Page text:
- What is in the budget resolution? Unlike the President’s budget, which is very detailed, the congressional budget resolution is a very simple document. It consists of a set of numbers stating how much Congress is supposed to spend in each of 19 broad spending categories (known as budget “functions”) and how much total revenue the government will collect, for each of the next five years or more. (The Congressional Budget Act requires that the resolution cover a minimum of five years, though Congress now generally chooses a longer period, such as ten years.) The difference between the two totals — the spending ceiling and the revenue floor — represents the deficit (or surplus) expected for each year.
- How spending is defined: budget authority vs. outlays. The spending totals in the budget resolution are stated in two different ways: the total amount of “budget authority,” and the estimated level of expenditures, or “outlays.” Budget authority is how much money Congress allows a federal agency to commit to spend; outlays are how much money actually flows out of the federal Treasury in a given year. For example, a bill that appropriated $50 million for building a bridge would provide $50 million in budget authority for the coming year, but the outlays might not reach $50 million until the following year or even later, when the bridge actually is built.
Budget authority and outlays thus serve different purposes. Budget authority represents a limit on the new financial obligations federal agencies may incur (by signing contracts or making grants, for example), and is generally what Congress focuses on in making most budgetary decisions. Outlays, because they represent actual cash flow, help determine the size of the overall deficit or surplus.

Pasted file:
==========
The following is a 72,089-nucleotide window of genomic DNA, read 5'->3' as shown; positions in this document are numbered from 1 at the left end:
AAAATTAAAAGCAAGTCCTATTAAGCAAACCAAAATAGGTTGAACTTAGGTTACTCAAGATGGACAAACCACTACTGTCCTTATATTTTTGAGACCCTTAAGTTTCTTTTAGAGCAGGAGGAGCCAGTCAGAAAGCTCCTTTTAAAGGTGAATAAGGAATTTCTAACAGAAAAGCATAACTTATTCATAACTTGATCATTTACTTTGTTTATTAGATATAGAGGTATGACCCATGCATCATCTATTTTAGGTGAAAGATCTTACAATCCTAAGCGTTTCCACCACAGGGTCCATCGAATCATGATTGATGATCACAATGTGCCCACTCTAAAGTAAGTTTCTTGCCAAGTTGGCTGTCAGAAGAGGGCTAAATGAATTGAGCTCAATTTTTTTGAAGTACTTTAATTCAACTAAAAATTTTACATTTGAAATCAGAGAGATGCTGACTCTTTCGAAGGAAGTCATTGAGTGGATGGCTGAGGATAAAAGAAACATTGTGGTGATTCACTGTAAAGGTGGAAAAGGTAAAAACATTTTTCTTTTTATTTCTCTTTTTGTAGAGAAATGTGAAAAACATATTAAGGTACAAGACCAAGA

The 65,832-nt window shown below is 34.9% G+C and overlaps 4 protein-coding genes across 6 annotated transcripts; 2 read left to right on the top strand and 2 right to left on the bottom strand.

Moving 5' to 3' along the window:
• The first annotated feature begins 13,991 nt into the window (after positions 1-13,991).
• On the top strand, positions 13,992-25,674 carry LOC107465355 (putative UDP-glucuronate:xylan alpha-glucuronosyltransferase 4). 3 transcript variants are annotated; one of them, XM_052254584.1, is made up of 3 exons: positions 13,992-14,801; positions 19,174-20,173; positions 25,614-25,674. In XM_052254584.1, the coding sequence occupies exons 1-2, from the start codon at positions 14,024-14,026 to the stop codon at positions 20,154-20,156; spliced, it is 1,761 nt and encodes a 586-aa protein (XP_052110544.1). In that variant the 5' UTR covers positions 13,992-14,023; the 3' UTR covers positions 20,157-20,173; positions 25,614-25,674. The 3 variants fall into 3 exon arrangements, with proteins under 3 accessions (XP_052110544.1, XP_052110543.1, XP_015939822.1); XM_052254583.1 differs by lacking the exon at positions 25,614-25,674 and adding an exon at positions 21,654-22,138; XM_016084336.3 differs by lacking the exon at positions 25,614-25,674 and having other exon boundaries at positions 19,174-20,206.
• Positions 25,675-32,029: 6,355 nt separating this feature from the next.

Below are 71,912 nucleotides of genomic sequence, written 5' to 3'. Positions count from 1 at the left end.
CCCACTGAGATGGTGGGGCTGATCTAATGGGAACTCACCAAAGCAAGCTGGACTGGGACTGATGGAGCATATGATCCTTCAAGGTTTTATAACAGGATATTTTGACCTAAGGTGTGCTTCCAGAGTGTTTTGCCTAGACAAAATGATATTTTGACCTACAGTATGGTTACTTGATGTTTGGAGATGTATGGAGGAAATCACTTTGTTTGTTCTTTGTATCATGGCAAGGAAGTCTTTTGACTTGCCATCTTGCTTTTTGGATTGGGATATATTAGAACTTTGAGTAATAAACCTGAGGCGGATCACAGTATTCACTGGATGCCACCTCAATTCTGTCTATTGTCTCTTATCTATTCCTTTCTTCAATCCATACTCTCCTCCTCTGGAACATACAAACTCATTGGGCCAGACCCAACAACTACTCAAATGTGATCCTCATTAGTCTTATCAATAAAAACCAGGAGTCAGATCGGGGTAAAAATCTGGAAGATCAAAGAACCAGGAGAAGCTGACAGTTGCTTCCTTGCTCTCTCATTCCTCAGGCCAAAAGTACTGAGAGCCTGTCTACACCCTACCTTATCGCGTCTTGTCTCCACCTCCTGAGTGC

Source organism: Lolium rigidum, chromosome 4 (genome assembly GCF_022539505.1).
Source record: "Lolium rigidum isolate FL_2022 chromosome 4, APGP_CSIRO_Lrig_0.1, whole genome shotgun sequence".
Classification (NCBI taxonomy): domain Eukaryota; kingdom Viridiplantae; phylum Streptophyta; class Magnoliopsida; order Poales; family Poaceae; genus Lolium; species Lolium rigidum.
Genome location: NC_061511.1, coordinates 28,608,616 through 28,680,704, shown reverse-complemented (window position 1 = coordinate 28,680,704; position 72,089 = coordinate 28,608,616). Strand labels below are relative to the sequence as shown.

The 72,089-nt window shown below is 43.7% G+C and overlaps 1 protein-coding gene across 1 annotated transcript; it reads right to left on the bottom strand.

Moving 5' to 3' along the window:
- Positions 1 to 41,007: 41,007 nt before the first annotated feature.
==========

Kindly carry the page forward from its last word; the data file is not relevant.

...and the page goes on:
- How committee spending limits get set: 302(a) allocations. The report that accompanies the budget resolution includes a table called the “302(a) allocation.” This table takes the spending totals that are laid out by budget function in the budget resolution and distributes them by congressional committee instead. The House and Senate tables are different from one another, since committee jurisdictions vary somewhat between the two chambers.
In both the House and Senate, the Appropriations Committee receives a single 302(a) allocation for all of its programs. It then decides on its own how to divide this funding among its 12 subcommittees, creating what are known as 302(b) sub-allocations. Similarly, the various committees with jurisdiction over mandatory programs each get an allocation that represents a total dollar limit on all of the legislation they produce that year.